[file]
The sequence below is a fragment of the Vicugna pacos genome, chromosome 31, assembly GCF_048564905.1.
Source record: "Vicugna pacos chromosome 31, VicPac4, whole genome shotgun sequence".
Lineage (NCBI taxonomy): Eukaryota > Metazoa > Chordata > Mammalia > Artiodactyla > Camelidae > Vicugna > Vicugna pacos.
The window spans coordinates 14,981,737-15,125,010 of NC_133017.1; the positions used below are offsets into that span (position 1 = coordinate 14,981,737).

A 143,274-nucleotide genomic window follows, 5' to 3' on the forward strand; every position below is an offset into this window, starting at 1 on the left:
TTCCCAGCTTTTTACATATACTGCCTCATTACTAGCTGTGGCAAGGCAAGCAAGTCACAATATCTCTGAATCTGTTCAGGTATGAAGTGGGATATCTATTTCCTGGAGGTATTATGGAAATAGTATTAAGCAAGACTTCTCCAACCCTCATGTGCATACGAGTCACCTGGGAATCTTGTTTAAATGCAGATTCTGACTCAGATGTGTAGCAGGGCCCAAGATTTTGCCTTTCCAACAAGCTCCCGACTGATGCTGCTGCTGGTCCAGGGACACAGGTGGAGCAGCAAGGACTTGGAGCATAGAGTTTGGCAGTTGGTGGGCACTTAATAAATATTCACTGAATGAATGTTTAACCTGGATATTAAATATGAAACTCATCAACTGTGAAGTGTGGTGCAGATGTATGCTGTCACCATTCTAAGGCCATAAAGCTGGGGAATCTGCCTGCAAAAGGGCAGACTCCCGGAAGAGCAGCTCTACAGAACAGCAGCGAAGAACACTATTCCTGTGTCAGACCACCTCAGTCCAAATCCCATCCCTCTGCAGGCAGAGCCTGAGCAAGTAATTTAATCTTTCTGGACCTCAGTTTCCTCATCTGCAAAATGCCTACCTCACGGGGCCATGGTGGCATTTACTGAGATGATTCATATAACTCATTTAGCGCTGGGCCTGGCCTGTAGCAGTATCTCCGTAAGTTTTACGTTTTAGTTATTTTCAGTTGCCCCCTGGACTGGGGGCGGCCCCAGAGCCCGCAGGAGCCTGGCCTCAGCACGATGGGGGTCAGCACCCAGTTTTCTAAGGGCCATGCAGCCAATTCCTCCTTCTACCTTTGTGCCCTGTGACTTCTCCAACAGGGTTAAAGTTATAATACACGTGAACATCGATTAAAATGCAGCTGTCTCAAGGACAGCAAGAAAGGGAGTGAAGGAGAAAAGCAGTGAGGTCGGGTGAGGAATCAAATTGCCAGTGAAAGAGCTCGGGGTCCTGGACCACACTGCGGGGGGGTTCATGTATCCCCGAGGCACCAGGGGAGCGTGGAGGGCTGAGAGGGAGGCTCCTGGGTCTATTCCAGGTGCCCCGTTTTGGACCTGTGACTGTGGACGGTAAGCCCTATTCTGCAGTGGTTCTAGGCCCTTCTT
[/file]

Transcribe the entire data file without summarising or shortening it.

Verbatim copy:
The sequence below is a fragment of the Vicugna pacos genome, chromosome 31, assembly GCF_048564905.1.
Source record: "Vicugna pacos chromosome 31, VicPac4, whole genome shotgun sequence".
Lineage (NCBI taxonomy): Eukaryota > Metazoa > Chordata > Mammalia > Artiodactyla > Camelidae > Vicugna > Vicugna pacos.
The window spans coordinates 14,981,737-15,125,010 of NC_133017.1; the positions used below are offsets into that span (position 1 = coordinate 14,981,737).

A 143,274-nucleotide genomic window follows, 5' to 3' on the forward strand; every position below is an offset into this window, starting at 1 on the left:
TTCCCAGCTTTTTACATATACTGCCTCATTACTAGCTGTGGCAAGGCAAGCAAGTCACAATATCTCTGAATCTGTTCAGGTATGAAGTGGGATATCTATTTCCTGGAGGTATTATGGAAATAGTATTAAGCAAGACTTCTCCAACCCTCATGTGCATACGAGTCACCTGGGAATCTTGTTTAAATGCAGATTCTGACTCAGATGTGTAGCAGGGCCCAAGATTTTGCCTTTCCAACAAGCTCCCGACTGATGCTGCTGCTGGTCCAGGGACACAGGTGGAGCAGCAAGGACTTGGAGCATAGAGTTTGGCAGTTGGTGGGCACTTAATAAATATTCACTGAATGAATGTTTAACCTGGATATTAAATATGAAACTCATCAACTGTGAAGTGTGGTGCAGATGTATGCTGTCACCATTCTAAGGCCATAAAGCTGGGGAATCTGCCTGCAAAAGGGCAGACTCCCGGAAGAGCAGCTCTACAGAACAGCAGCGAAGAACACTATTCCTGTGTCAGACCACCTCAGTCCAAATCCCATCCCTCTGCAGGCAGAGCCTGAGCAAGTAATTTAATCTTTCTGGACCTCAGTTTCCTCATCTGCAAAATGCCTACCTCACGGGGCCATGGTGGCATTTACTGAGATGATTCATATAACTCATTTAGCGCTGGGCCTGGCCTGTAGCAGTATCTCCGTAAGTTTTACGTTTTAGTTATTTTCAGTTGCCCCCTGGACTGGGGGCGGCCCCAGAGCCCGCAGGAGCCTGGCCTCAGCACGATGGGGGTCAGCACCCAGTTTTCTAAGGGCCATGCAGCCAATTCCTCCTTCTACCTTTGTGCCCTGTGACTTCTCCAACAGGGTTAAAGTTATAATACACGTGAACATCGATTAAAATGCAGCTGTCTCAAGGACAGCAAGAAAGGGAGTGAAGGAGAAAAGCAGTGAGGTCGGGTGAGGAATCAAATTGCCAGTGAAAGAGCTCGGGGTCCTGGACCACACTGCGGGGGGGTTCATGTATCCCCGAGGCACCAGGGGAGCGTGGAGGGCTGAGAGGGAGGCTCCTGGGTCTATTCCAGGTGCCCCGTTTTGGACCTGTGACTGTGGACGGTAAGCCCTATTCTGCAGTGGTTCTAGGCCCTTCTT